Edmund Wilson, who was not an admirer of Lovecraft's fiction, praised the essay as a "really able piece of

work...he had read comprehensively in this field—he was strong on the Gothic novelists—and

writes about it with much intelligence". David G. Hartwell has called "Supernatural Horror in Literature", "the most important essay on horror literature".


A swineherd is a person who raises and herds pigs as livestock. The term has fallen out of popular use in favour of pig farmer.

The Black Mass

The Black Mass was a horror-fantasy radio drama produced by Erik Bauersfeld, a leading American radio dramatist of the post-television era. The series aired on KPFA (Berkeley) and KPFK (Los Angeles) from 1963 to 1967, on an irregular schedule. Bauersfeld was the Director of Drama and Literature at KPFA from 1966 to 1991.

Bauersfeld's sound designer for most of the episodes was John Whiting, KPFA's production director. Their collaborations were later credited in a Ph.D. dissertation with "keeping radio drama alive in America in the 1960s."

Music for the series was by several Bay Area composers, including KPFA's Music Director Charles Shere, a composer and music critic who later wrote books on American composers and also serves on the board of the Berkeley restaurant Chez Panisse.

Bauersfeld's Black Mass productions were an influence on writer-producer Thomas Lopez (ZBS), who noted, "In the 1960s, I was inspired by someone at KPFA in Berkeley, Eric Bauersfeld. who did a series called The Black Mass, adaptations of H. P. Lovecraft and such. He helped me a lot. I consider Eric my mentor. He also did some fine Eugene O'Neill plays for radio."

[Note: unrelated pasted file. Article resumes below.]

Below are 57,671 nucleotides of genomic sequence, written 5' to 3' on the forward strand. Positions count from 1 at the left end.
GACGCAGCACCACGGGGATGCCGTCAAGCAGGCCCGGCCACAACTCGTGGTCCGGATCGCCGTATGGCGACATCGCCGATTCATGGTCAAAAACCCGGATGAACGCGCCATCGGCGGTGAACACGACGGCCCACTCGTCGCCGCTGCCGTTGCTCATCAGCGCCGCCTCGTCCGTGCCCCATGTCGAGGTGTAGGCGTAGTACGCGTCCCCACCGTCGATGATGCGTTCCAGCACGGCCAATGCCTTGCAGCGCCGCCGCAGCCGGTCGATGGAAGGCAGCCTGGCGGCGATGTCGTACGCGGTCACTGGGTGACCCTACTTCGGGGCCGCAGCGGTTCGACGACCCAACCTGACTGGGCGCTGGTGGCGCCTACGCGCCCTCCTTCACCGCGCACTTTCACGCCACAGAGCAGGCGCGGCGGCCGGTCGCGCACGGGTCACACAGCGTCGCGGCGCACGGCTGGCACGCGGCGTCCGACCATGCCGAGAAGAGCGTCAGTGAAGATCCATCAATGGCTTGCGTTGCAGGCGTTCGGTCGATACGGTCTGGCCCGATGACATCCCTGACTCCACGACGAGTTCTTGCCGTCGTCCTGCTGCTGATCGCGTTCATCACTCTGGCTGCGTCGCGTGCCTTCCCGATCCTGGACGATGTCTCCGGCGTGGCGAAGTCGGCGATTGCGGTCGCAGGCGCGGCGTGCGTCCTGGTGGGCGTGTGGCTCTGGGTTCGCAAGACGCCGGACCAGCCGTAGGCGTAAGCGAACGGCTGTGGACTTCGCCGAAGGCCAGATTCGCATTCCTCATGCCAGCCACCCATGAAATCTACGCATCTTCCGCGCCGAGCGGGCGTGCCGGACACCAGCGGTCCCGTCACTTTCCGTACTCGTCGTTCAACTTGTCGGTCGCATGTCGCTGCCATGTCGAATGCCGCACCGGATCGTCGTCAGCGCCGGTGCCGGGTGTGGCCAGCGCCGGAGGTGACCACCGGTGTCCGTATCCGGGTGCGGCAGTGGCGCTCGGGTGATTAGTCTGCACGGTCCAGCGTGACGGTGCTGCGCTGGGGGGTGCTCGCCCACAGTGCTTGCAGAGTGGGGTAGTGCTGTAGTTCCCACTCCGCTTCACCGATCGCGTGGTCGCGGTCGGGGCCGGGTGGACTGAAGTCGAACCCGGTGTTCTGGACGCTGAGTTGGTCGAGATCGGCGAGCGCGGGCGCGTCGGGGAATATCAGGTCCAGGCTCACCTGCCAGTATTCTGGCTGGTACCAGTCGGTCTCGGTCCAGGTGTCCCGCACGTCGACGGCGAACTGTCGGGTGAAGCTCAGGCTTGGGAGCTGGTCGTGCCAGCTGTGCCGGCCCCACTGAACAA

The Descendant (short story)

"The Descendant" is a story fragment by American horror fiction writer H. P. Lovecraft, believed to have been written in 1927. It was first published in the journal Leaves in 1938, after Lovecraft's death.

The Moon-Bog

"The Moon-Bog" is a short story by American horror fiction writer H. P. Lovecraft, written in or before March 1921. The story was first published in the June 1926 issue of the pulp magazine Weird Tales.

The Outsider (short story)

"The Outsider" is a short story by American horror writer H. P. Lovecraft. Written between March and August 1921, it was first published in Weird Tales, April 1926. In this work, a mysterious individual who has been living alone in a castle for as long as he can remember decides to break free in search of human contact and light. "The Outsider" is one of Lovecraft's most commonly reprinted works and is also one of the most popular stories ever to be published in Weird Tales.

"The Outsider" combines horror, fantasy, and gothic fiction to create a nightmarish story, containing themes of loneliness, the abhuman, and the afterlife. Its epigram is from John Keats' 1819 poem "The Eve of St. Agnes".

Whipple Van Buren Phillips

Whipple Van Buren Phillips (November 22, 1833 – March 28, 1904) was an American businessman from Providence, Rhode Island who also had mining interests in Idaho. He was most notable as the grandfather of H. P. Lovecraft, whom he raised with his daughters and encouraged to have an appreciation of literature, especially classical literature and English poetry.